On June 6, 1944, the Allied forces landed on the beaches of Normandy, France, in what was to become known as D-Day.
The fighting was fierce, with the Allies taking heavy casualties as they stormed the Nazi defences in the face of heavy fire.
But one Allied soldier who landed on the beach was carrying no weapon of any sort, and his story is one of many heroic tales still remembered years after the war.
1. Bill Millin the bagpiper
Traditionally, the Scottish regiments of the British army went into battle led by bagpipers. By World War II, however, bagpipers were relegated to behind the frontlines since they had no practical use on the modern battlefield.
A Scottish commanding officer disagreed with this, so when his troops were ordered to land in Normandy, he took along a bagpiper named Bill Millin.
Even as soldiers fell and bullets whizzed past him, Millin played his bagpipes, walking calmly at the water’s edge.
He would later join an assault on Nazi fortifications, playing traditional songs to keep his comrades going.
After the battle was over, Millin asked some German prisoners why they had not shot him despite being such an easy target.
It turned out they thought he had gone completely mad.
2. Matvey Kuzmin the hermit
Matzey Kuzmin, a reclusive man, was in his 80s when the Nazis invaded the Soviet Union in 1941.
He had little love for the Soviets, having been left to fend for himself after refusing to join a collective farm. So, when the Nazis offered him food, fuel and weapons in exchange for helping them surround the nearby Soviet defenders, it seemed like a good deal.
However, as much as he disliked the Soviets, he correctly guessed the Nazis were worse and he secretly informed the Soviets to prepare an ambush.
On his part, he tired out the Nazi troops leading them on a long march to the site of the ambush. The exhausted Nazis were easily cut down by the Soviets, but not before an officer shot Kuzmin dead.
The man who had little love for the Soviet Union was buried with full military honours and became a local hero with a statue in Moscow.
3. Krystyna Skarbek the persuader
When the Nazis invaded Poland in 1939, Polish countess Krystyna Skarbek fled her country to continue the fight by joining the British Secret Service.
She proved to be a capable spy and, more importantly, a convincing and charismatic speaker.
At one point, she was caught by the Gestapo, the Nazi secret police, but was released after she convinced them she was ill by biting her tongue until it bled.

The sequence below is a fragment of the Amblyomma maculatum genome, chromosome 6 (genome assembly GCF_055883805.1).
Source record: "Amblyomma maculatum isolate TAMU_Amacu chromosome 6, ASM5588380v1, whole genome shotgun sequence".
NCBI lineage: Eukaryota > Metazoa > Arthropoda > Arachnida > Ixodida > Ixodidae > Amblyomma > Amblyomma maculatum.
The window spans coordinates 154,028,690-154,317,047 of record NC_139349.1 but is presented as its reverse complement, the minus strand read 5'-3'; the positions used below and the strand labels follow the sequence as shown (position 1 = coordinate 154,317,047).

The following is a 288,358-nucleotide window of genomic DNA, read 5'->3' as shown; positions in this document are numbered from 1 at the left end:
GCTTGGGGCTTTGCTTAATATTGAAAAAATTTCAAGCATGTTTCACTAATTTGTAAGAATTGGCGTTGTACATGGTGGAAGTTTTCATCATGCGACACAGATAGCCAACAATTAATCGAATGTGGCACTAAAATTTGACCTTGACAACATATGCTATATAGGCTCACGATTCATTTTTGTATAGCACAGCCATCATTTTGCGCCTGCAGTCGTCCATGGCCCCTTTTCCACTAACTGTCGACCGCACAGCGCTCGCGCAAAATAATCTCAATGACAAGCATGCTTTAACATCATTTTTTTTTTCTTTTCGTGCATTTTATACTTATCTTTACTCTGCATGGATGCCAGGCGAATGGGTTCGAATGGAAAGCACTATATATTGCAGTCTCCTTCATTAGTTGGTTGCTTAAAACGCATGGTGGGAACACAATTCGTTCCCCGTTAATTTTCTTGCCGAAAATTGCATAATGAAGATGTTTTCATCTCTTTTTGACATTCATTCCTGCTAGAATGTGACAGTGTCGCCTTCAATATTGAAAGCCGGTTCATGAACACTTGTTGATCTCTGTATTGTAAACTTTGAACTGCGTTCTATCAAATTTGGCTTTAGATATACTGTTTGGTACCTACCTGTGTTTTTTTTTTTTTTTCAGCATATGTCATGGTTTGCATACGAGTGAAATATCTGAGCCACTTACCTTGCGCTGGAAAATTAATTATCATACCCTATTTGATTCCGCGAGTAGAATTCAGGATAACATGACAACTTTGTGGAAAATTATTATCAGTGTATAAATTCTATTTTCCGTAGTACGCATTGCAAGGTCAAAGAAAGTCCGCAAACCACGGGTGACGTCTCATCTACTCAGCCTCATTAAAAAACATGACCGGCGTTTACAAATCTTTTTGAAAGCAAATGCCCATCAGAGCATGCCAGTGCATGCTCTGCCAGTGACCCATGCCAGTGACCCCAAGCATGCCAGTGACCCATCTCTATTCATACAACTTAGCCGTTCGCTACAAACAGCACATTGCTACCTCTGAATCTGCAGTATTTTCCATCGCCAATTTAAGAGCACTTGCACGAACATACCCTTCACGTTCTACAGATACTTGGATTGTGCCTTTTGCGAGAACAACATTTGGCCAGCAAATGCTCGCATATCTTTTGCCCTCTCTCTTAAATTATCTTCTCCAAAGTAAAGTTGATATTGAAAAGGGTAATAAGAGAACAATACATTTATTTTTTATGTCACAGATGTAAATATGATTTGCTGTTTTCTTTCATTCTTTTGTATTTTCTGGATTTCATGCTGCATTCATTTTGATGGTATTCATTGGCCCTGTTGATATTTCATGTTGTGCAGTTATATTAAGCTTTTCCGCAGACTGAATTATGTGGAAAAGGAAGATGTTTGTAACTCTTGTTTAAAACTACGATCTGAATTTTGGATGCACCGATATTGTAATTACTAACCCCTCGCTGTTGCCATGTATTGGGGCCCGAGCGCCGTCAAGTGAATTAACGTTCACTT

Later, she would be deployed to France where she apparently destroyed entire regiments by convincing soldiers to desert.
There is even a story of how she befriended a guard dog that was sent to sniff her out.
Her silver tongue saved three spies who had been captured when she convinced the Gestapo officers that she was the niece of Allied general Bernard Montgomery.
She told them that if they laid a finger on her or the spies, they would pay dearly once the war was over.
Skarbek’s exploits would later be the inspiration for two James Bond characters — Vesper Lynd and Tatiana Romonova.
4. Francis L Sampson the priest
A Roman Catholic priest serving with an American regiment, Francis L Sampson was among the Allied troops who landed at Normandy.
He tended to the wounded in a field hospital that was soon captured by the Nazis. Sampson refused to abandon his patients despite the threat of execution.
He narrowly escaped thanks to an officer’s intervention but, instead of heading to safety, he remained at the hospital, treating both Allied and German soldiers.
After the Allies recaptured the hospital, Sampson learnt of three brothers who had been killed in action, with only a fourth surviving. He scoured the battlefields for this soldier and sent him back safely to the US.
This story would later serve as the basis of Steven Spielberg’s movie, “Saving Private Ryan”, with a squad of soldiers in place of Sampson.
5. Lachhiman Garung the one-handed
When people speak of soldiers taking on the enemy single-handedly, they rarely mean it literally. But Lachhiman Garung did not allow the loss of one arm to stop him from fighting.
A Gurkha fighting for the British in Burma, his trench was assaulted by the Japanese who lobbed grenades at him.
He managed to throw two back at them, but a third exploded while he was still holding it, destroying his right hand.
Despite his severe injuries, he fought on alone, reloading his rifle with his left hand and screaming, “Come and fight a Gurkha!”
For four hours, he defended his position, killing 31 attackers before the Japanese beat a retreat.
He was awarded the Victoria Cross, the British Armed Forces’ highest award for valour, after the war and died in 2010 at the age of 92.